• Credit Education

    Learn more about what goes into your credit report, as well as what you can do to help build or boost your score.

  • Here are five ways to help develop good financial habits and begin to build credit:


    1. Establish banking relationships - open checking and savings accounts.This will not directly establish your credit history, but lenders typically ask for bank account numbers on credit applications. If the account remains in good standing, this can help the lender know that you can manage money.

    2. Be consistent. When reviewing a credit or loan application, lenders look for a stable income source, work history, and place of residence.

    3. Apply for a department store card or a gas card. These may be easier to obtain than regular credit cards and typically have lower credit limits. Be careful, however, as some of these cards come with high interest rates. It is a good strategy to charge only small items and pay your card balance off in full each month.

    4. Apply for a secured credit card. To help build your credit history, a secured card works like any other credit card, but requires a collateral account. Your credit line will be the amount of your collateral deposit. Some companies will evaluate your history and consider graduating you to an unsecured card if you meet their specific criteria.

    5. Consider a co-signer or co-applicant. Applying with a cosigner or co-applicant may help you qualify or acquire better credit terms, but remember that your cosigner or co-applicant also takes responsibility for payment. That means the credit history will be reflected on both of your credit reports.

    Once you’ve built your credit history, keep it moving in a positive direction. If you maintain your credit, manage your debt, and grow your savings, you will be better prepared to meet your financial goals.

  • Do you know the difference between your credit report and your credit score? If not, you’re not alone. It can be easy to see these two related items as one and the same. However, if you take a closer look, you may start to see differences in how they impact your financial health. Here are some answers to a few common questions you might have:

    What’s a credit report?


    A credit report includes information about your past and existing credit agreements, such as credit card accounts, mortgages, and student loans, and lists inquiriesabout your credit history. It outlines how much you owe creditors, how long each account has been open, and how consistently you make on-time payments. Credit reports also list related public records, such as collections or bankruptcy filings.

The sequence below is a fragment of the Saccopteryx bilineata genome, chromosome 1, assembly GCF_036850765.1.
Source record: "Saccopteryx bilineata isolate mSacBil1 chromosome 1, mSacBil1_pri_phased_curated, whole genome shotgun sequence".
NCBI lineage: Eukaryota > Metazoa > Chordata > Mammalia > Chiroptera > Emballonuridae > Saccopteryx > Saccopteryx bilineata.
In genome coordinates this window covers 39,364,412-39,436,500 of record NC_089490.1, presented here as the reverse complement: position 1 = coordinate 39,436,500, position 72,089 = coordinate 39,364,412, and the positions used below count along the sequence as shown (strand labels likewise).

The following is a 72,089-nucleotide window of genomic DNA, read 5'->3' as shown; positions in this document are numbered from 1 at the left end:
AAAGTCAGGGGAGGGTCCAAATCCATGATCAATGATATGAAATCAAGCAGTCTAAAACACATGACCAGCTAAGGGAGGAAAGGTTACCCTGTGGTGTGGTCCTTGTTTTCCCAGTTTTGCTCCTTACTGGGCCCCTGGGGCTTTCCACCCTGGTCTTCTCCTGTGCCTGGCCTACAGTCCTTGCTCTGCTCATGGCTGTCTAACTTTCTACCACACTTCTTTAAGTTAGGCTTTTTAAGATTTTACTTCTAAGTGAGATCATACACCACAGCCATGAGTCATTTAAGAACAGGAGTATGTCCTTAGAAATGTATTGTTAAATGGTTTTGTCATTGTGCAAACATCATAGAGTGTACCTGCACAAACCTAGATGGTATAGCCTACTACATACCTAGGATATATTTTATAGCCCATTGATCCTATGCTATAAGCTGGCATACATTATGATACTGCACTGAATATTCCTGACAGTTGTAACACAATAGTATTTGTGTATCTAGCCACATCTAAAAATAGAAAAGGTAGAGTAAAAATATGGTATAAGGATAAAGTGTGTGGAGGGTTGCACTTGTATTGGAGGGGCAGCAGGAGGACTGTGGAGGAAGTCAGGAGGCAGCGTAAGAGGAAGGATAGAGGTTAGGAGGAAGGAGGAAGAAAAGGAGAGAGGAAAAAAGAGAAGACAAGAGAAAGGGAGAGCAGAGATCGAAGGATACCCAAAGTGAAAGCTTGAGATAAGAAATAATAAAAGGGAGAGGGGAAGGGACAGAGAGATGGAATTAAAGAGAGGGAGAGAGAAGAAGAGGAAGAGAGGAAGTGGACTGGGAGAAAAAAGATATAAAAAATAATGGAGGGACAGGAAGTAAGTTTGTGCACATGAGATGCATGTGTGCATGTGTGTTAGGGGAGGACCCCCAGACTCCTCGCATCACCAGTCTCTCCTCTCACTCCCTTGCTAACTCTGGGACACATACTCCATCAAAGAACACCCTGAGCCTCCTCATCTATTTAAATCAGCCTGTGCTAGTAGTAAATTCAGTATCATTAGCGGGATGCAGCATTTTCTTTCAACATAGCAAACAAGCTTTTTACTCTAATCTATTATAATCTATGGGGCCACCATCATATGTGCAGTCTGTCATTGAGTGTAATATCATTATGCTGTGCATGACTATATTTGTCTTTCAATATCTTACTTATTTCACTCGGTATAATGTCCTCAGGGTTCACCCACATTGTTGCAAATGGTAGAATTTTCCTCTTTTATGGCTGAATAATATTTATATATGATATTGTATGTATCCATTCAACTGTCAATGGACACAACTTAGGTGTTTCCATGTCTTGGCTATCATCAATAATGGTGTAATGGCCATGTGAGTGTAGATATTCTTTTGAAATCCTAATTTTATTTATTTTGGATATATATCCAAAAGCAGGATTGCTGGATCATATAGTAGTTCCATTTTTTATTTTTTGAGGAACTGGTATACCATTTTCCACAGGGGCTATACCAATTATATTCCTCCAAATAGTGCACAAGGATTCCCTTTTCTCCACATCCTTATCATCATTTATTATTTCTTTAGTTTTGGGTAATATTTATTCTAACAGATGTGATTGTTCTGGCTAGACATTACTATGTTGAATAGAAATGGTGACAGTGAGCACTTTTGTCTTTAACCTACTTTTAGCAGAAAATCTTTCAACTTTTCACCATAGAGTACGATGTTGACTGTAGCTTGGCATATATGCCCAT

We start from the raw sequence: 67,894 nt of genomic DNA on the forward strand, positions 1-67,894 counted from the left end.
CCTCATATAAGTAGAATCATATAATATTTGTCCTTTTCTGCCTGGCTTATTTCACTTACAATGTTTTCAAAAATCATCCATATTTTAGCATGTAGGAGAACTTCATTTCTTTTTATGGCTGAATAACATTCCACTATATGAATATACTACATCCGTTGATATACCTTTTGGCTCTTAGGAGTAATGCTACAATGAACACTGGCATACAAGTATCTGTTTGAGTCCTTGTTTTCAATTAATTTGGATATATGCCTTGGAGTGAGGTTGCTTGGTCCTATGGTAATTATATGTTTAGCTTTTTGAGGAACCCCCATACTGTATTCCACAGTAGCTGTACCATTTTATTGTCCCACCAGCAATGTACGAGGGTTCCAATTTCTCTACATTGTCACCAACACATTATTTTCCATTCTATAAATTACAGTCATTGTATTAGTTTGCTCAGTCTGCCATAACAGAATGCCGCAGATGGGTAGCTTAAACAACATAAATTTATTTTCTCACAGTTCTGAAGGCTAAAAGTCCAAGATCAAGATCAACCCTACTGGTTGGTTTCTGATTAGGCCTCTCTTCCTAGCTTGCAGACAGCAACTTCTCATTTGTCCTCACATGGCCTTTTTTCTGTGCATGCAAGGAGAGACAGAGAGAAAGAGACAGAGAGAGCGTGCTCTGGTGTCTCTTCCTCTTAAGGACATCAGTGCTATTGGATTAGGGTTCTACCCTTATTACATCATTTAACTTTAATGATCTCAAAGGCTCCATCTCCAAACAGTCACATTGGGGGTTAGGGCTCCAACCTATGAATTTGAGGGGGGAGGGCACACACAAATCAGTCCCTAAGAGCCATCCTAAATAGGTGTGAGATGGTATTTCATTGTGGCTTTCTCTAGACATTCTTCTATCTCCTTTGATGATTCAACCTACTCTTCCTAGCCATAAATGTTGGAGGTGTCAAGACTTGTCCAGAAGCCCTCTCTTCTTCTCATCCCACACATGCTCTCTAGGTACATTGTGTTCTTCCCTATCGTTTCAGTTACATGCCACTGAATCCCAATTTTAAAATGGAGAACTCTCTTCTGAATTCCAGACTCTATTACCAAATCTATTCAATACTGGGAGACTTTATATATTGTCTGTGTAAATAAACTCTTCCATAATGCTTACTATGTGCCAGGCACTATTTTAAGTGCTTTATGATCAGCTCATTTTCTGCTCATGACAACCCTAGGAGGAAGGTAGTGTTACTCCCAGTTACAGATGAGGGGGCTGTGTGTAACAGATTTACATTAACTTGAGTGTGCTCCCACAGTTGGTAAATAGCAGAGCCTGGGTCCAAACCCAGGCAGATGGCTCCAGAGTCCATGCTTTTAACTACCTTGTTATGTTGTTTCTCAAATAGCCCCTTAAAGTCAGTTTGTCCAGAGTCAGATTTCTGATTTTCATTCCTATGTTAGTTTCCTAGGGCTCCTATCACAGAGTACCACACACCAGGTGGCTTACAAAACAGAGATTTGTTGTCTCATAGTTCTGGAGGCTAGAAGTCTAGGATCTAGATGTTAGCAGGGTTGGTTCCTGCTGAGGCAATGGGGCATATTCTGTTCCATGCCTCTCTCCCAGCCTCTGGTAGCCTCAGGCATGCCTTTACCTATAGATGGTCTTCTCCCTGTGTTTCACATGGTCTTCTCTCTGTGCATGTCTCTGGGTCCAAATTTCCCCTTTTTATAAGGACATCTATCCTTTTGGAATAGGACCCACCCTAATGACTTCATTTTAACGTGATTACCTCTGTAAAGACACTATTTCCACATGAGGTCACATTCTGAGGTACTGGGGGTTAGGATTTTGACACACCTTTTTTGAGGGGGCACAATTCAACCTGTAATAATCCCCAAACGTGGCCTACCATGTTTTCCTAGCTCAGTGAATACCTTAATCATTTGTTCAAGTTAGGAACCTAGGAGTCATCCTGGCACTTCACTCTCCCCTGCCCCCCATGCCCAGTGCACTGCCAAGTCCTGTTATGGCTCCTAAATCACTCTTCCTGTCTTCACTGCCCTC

What’s a credit score?


    A credit score is like a grade that’s given to your credit report. This three-digit number typically ranges from 300 to 850, specifically those based on the standard FICO® Score. There are three different credit reporting agencies –Equifax®, Experian®, and TransUnion® – each of which assigns you a credit score. When you request your credit score, you will actually receive three numbers in return, and since the numbers will be coming from different reporting agencies, they may all be different. Please note that your free annual credit report does not automatically include a credit score. Each reporting agency will charge a fee to show you the credit score they give you. If, once you have your credit score from all three agencies, any of those numbers are drastically different than the others, you may want to look closely at your credit report to see if there are any errors which you can dispute. A high credit score can indicate lower risk to the lender and customers with a high credit score may be more likely to qualify for a loan.


    How can I access my credit report and credit score?


    The Fair Credit Reporting Act allows consumers access to one free credit report annually from each of the three credit reporting agencies, through AnnualCreditReport.com. By viewing your credit reports, you will be able to know what lenders will see when you apply for a loan. The free annual credit report will not contain your credit score. To access your credit score for a fee, you can contact the credit reporting agencies. There are also credit monitoring services available for a fee that can provide this information for you. Some banks and credit card companies now provide credit scores to their eligible customers. 

    By understanding your credit report and credit score – and checking them regularly for accuracy – you can make informed choices that will impact your financial future.

  • Credit Repair Blog

    News, information, and perspectives on credit reports, credit scoring, credit repair and other related topics provided by us.

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